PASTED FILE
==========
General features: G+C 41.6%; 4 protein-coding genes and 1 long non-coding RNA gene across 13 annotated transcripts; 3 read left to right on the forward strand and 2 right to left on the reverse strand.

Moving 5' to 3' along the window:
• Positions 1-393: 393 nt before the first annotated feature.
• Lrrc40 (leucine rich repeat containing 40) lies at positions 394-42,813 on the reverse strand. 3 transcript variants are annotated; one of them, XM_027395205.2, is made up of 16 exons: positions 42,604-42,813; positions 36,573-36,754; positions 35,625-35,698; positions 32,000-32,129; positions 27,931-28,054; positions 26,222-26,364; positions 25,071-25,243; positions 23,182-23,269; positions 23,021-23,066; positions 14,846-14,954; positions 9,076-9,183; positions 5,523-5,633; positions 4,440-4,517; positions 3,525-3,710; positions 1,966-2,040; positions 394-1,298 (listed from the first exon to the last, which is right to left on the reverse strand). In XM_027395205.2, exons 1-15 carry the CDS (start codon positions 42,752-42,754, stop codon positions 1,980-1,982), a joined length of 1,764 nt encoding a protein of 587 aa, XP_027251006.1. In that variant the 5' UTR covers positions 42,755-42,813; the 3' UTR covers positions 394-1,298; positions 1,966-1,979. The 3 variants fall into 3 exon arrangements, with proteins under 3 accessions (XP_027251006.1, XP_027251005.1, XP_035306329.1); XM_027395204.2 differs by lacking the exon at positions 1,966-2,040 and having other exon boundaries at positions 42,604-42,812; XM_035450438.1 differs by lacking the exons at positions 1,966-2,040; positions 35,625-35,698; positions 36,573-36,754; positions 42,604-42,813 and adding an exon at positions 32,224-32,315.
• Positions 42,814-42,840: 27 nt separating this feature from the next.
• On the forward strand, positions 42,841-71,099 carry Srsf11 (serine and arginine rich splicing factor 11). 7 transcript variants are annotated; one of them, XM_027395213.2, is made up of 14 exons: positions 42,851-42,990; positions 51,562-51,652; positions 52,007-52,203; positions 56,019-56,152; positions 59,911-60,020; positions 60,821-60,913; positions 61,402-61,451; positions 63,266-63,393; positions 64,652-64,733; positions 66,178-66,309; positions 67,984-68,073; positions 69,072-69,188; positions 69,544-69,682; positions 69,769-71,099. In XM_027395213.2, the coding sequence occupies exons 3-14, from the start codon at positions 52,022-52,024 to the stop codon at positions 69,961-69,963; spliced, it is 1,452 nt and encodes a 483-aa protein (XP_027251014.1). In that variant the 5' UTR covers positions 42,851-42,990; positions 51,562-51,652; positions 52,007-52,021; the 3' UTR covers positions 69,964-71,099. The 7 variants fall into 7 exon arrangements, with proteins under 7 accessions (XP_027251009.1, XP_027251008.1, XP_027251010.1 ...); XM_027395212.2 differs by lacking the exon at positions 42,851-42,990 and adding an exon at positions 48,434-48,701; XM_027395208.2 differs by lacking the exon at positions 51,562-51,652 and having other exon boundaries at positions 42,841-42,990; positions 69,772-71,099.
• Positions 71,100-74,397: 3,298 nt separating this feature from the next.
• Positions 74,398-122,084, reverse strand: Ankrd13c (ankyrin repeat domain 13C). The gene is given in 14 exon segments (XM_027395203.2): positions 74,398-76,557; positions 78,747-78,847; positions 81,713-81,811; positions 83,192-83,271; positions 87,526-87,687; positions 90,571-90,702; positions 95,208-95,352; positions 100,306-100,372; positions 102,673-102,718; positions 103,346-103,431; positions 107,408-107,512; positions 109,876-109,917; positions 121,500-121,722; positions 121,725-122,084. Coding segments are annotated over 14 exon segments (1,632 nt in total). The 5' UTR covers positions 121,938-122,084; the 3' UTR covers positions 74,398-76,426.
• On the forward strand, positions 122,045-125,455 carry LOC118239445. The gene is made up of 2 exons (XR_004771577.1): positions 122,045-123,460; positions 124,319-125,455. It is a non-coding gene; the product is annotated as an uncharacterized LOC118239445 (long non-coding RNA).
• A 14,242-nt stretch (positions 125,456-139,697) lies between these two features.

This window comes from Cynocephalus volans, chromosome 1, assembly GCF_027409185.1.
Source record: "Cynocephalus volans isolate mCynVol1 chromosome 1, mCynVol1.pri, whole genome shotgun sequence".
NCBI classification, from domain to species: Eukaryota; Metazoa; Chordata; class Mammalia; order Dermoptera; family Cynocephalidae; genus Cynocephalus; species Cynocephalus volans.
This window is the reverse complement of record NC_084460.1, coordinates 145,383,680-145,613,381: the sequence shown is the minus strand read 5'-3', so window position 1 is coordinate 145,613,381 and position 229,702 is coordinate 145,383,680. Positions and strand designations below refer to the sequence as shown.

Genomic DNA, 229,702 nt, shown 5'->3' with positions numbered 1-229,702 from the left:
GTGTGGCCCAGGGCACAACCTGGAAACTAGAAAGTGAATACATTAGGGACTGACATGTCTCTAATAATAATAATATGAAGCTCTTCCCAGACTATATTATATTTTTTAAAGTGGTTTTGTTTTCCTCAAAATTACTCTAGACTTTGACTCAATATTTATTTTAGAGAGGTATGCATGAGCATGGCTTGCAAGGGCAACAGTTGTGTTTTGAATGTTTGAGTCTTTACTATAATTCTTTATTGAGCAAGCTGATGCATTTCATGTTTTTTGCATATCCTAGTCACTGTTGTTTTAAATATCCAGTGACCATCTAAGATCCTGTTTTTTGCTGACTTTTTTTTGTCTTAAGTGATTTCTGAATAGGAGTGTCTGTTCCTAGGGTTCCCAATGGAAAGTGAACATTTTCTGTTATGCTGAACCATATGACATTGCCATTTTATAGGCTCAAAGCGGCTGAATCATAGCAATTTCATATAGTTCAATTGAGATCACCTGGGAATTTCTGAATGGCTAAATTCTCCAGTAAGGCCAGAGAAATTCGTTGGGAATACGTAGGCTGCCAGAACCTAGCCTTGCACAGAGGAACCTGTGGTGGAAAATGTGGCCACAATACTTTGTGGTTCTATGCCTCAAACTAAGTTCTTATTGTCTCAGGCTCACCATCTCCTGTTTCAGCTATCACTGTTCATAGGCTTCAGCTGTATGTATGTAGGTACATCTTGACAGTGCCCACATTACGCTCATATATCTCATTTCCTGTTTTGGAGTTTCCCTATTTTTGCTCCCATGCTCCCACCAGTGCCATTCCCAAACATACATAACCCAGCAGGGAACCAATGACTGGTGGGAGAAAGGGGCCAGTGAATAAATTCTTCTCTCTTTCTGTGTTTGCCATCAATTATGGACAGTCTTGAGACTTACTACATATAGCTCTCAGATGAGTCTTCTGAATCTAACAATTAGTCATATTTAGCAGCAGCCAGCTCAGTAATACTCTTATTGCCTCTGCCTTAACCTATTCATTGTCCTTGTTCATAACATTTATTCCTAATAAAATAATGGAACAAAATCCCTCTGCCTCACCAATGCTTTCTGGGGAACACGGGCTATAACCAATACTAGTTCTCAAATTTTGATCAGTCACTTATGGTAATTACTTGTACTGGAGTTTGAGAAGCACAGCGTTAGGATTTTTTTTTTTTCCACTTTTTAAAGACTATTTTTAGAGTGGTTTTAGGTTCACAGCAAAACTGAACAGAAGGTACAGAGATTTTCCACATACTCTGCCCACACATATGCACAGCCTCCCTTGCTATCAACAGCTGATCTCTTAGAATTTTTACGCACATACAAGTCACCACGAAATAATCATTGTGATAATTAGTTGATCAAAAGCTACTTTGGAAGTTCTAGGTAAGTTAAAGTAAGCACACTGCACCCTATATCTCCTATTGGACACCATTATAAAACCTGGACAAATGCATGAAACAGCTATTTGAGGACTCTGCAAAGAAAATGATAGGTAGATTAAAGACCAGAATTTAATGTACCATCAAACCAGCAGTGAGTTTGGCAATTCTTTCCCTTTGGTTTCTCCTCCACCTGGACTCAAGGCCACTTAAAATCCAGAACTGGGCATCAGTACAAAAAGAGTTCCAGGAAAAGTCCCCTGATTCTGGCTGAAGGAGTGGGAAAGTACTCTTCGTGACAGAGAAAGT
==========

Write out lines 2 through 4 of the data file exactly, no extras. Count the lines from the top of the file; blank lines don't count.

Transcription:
Moving 5' to 3' along the window:
• Positions 1-393: 393 nt before the first annotated feature.
• Lrrc40 (leucine rich repeat containing 40) lies at positions 394-42,813 on the reverse strand. 3 transcript variants are annotated; one of them, XM_027395205.2, is made up of 16 exons: positions 42,604-42,813; positions 36,573-36,754; positions 35,625-35,698; positions 32,000-32,129; positions 27,931-28,054; positions 26,222-26,364; positions 25,071-25,243; positions 23,182-23,269; positions 23,021-23,066; positions 14,846-14,954; positions 9,076-9,183; positions 5,523-5,633; positions 4,440-4,517; positions 3,525-3,710; positions 1,966-2,040; positions 394-1,298 (listed from the first exon to the last, which is right to left on the reverse strand). In XM_027395205.2, exons 1-15 carry the CDS (start codon positions 42,752-42,754, stop codon positions 1,980-1,982), a joined length of 1,764 nt encoding a protein of 587 aa, XP_027251006.1. In that variant the 5' UTR covers positions 42,755-42,813; the 3' UTR covers positions 394-1,298; positions 1,966-1,979. The 3 variants fall into 3 exon arrangements, with proteins under 3 accessions (XP_027251006.1, XP_027251005.1, XP_035306329.1); XM_027395204.2 differs by lacking the exon at positions 1,966-2,040 and having other exon boundaries at positions 42,604-42,812; XM_035450438.1 differs by lacking the exons at positions 1,966-2,040; positions 35,625-35,698; positions 36,573-36,754; positions 42,604-42,813 and adding an exon at positions 32,224-32,315.